Anyway, according the Russian tradition there is clearly believed that the barbaric people who surrounded Constantinople in the times of St. Andrew were even the kievan Rus’. The historical facts state that in 907 the Byzantine capital was attacked by the troops of Oleg of Novgorod, who wanted special trading rights of his people with the empire. Leo fought back and the city was spared, but they attacked once more in 911, and then the treaty was signed. October the 1st was Saturday in 907, so that the information could be certified.
Finally the protection of the Theotokos to Constantinople is connected to a potential Bulgarian invasion in 926, when the Tsar Simeon was convinced not to attack the city, after showing to him the Holy Veil.
There is interesting to note that the Holiday of the Protection started to be celebrated in the 12th century among the Russians, people who attacked at that time the Constantinople. The celebration spread out in the whole Eastern Christianity, but until today its importance remains special in the Slavic speaking Orthodox countries.

The Relic of the Protecting Veil

The Protecting Veil seems to be an “omophorion”, similar to a neckcloth. Its form is also certified by its depiction in the icons. The Orthodox bishops wear an “omophorion” as the symbol of the fullness of hierarchic power.
The Veil of Theotokos, together with her belt and other sacred relics were brought from Palestine by the order of Emperor Leo I the Thracian (457-474) and remained since 473 in the Church of Blachernae, being popular by several miracles occurred in connection with it. A part of the Protecting Veil or maybe the whole of it was given by the Byzantine Empress Irene as a gift to the Western Emperor Charles the Great, as part of a wedding negotiation. Charles donated it to the Chartres Cathedral, where it remained until today, though some small pieces of it were spread all over the West. As an example, such of a piece is kept today in the church of St. Josaphat from Detroit, USA.The Veil continued to play a role in Byzantine history, even if rather in the ritual cult than in a physical veneration.
The relic "to be sold" on internet

Relic of the Veil in Detroit

Another venerated relic: the Belt of Theotokos

The Belt of Theotokos in Vatopedi
In the East, the veneration of Theotokos is connected also with the “Belt of Theotokos”, today kept into a small box in the monastery of Vatopedi (Mt. Athos) is made from camel hair. According to the tradition, the middle of it was sewing with gold thread by the emperess Zoe of Constantinople, who received healing from the holy belt.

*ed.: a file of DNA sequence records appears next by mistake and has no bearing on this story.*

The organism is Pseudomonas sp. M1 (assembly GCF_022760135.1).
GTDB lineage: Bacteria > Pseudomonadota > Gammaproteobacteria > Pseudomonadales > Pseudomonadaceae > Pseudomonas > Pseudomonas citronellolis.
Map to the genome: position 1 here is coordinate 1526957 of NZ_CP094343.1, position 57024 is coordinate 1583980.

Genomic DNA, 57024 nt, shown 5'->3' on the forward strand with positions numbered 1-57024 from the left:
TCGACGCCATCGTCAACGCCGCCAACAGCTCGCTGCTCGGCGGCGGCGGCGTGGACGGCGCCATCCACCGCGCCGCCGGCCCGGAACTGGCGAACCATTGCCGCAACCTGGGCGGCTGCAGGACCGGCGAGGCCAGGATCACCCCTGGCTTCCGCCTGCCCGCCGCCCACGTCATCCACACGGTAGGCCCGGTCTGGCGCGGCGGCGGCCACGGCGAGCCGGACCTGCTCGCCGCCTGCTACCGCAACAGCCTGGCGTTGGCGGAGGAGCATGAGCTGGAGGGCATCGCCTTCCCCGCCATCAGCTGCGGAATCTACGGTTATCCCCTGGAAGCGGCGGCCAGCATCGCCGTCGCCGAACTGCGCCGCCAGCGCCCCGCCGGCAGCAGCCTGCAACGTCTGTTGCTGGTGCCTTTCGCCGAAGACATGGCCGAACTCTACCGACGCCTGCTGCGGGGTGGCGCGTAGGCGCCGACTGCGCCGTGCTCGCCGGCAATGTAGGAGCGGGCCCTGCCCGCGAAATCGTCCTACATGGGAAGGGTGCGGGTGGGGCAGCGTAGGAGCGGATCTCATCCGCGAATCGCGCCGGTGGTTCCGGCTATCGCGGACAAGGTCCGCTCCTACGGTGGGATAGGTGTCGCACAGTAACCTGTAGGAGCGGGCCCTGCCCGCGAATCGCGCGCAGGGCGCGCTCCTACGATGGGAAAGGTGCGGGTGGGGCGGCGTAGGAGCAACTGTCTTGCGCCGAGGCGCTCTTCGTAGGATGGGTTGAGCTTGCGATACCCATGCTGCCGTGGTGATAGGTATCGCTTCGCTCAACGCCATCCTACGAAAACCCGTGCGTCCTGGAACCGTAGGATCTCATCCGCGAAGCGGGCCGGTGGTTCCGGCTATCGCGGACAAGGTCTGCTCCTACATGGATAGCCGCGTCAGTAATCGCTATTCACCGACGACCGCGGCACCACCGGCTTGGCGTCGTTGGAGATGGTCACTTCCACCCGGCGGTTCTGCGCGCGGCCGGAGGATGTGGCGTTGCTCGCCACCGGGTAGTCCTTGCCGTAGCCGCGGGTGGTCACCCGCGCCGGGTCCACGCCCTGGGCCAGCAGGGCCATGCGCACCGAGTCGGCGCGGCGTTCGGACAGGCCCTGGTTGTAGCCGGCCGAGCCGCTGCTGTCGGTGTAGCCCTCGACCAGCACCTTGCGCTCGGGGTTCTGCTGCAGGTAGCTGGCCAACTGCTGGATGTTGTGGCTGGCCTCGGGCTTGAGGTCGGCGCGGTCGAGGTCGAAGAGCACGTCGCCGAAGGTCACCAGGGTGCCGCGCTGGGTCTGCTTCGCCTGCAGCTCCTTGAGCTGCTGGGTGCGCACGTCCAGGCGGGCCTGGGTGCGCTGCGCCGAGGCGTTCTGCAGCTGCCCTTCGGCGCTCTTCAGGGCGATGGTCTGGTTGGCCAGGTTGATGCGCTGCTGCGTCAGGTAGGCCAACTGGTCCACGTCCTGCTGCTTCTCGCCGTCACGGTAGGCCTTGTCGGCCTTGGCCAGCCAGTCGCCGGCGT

The belt of Theotokos from Vatopedi
Going back, the tradition states that this belt was given in a miraculous way to St. Thomas the Apostle, who came too late to the funeral of the Holy Mother, as a sign of her ascension to heavens. First the belt remained in the Jerusalem. The Emperor Arcadius  (395-408) is the one who has taken it to Constantinople, first at the Church of the Holy Apostles, and later to Blachernae (during the reign of Emperess Pulcheria, 450-453), and it has remained here together with other relics (as told before), until the age of Justinian, when it was moved to the Hafia Sophia. As told before, Emperess Zoe, being cured by bearing this belt, have sewed it with a gold thread, and put it again in the reliquary. This event is marked in the Orthodox calendar, with the Feast of putting the Belt in the reliquary (on August 31st). Finally it was taken from here by the Bulgarians of Ionita Caloian, after a battle lost by Alexios Angelos III (1195-1203) and finally it arrived at the monastery of  Vatopedi, being given by Lazar, the tsar of the Serbs in 1389. After that, the holy Belt was taken in longer processions during some great epidemic diseases, such as the pest in Wallachia (1813) and in the Ottoman Empire (1871), or in the modern times, in different countries, just in order to be venerated.
Western depiction in Fulda, Germany

The icon of the Holy Protection

The icon of the feast depicts the Holy Virgin standing above the faithful with her arms outstretched in prayer and draped with a veil, being surrounded by the angels and also by the twelve apostles, bishops, holy women, monks and martyrs, standing under the veil. She holds in her outstreched arms the holy veil, which symbolizes the protection of her intercession.
Under this scene, which reminds about the heavenly Church, there is the earthly church, probably Blachernae, where there is depicted a young man clothed as deacon, who bear in his left hand a scroll with the text of the Kontakion of the Nativity, which text honors the Mother of God (“Today, the Virgin gives birth to the One who is beyond the Being…”). This is St. Roman the Melodist, a hymnographer also celebrated on October 1st. Even he is not directly connected to this feast, his story tells about the fact that he receive the charisma of writing melodies in the honor of the saints, after the Holy Mother told him in a dream to eat a scroll that she was giving to him. Doing that, he started to be inspired to write. Together with him, on the right there are Andrew and Epiphanius, and in the left there are also depicted the Emperor Leon the Wise with his emperess Zoe (who has miraculously cured from a disease – probably epilepsy - by bearing the Belt of the Theotokos) and the Patriarch of Constantinople at that time, which is probably Euthymius I (enthroned in march 907). 
Russian icon of the Feast
The Pokrov icon may well be related to the Western Virgin of Mercy image, in which the Virgin spreads wide her cloak to cover and protect a group of kneeling supplicants. This is first known from Italy at about 1280. One of these scenes is depicted in the Dome of St. Bonifacius in Fulda, Germany.

Troparion (hymn of the Feast)

“Today the faithful celebrate the feast with joy illumined by your coming, O Mother of God. Beholding your pure image we fervently cry to you: Encompass us beneath the precious veil of your protection; deliver us from every form of evil by entreating Christ, your Son and our God that He may save our souls”